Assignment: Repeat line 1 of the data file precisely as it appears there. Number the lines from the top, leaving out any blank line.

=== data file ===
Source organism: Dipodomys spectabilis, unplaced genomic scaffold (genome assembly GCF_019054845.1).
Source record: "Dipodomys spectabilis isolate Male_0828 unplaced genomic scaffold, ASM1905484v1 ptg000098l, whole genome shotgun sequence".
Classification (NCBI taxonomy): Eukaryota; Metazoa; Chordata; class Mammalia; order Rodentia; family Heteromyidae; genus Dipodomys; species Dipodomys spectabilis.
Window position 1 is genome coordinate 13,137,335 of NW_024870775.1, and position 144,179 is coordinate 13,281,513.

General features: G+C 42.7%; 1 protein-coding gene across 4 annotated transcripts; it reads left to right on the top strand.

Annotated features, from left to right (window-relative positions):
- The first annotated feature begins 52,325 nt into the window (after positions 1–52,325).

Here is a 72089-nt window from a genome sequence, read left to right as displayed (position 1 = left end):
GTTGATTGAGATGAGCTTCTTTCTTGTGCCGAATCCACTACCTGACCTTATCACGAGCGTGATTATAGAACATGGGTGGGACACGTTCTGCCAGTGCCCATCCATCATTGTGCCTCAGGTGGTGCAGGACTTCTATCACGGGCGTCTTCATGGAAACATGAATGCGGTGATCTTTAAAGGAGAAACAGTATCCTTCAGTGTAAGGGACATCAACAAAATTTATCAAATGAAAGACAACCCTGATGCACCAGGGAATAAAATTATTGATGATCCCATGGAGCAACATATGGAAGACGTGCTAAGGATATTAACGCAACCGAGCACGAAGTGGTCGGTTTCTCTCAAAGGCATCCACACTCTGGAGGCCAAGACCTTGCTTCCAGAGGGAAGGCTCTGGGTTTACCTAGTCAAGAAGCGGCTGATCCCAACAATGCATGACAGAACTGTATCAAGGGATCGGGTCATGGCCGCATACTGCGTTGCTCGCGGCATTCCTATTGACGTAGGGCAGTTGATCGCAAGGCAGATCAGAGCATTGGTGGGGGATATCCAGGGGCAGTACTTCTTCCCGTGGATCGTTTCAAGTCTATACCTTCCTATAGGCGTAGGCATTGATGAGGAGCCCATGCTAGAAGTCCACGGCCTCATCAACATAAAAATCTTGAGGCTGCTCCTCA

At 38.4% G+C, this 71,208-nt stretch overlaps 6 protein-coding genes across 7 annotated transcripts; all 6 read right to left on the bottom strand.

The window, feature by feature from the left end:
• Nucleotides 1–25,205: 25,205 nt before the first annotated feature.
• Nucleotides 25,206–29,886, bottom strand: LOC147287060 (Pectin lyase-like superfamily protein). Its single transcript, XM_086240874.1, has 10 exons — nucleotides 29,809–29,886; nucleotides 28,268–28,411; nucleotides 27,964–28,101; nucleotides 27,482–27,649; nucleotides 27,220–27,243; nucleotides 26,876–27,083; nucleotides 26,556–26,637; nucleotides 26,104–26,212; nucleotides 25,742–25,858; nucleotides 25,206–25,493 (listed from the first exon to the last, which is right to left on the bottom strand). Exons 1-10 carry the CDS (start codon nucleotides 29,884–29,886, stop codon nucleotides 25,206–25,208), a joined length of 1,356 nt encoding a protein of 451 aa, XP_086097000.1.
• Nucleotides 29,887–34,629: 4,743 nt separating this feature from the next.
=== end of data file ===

Source organism: Dipodomys spectabilis, unplaced genomic scaffold (genome assembly GCF_019054845.1).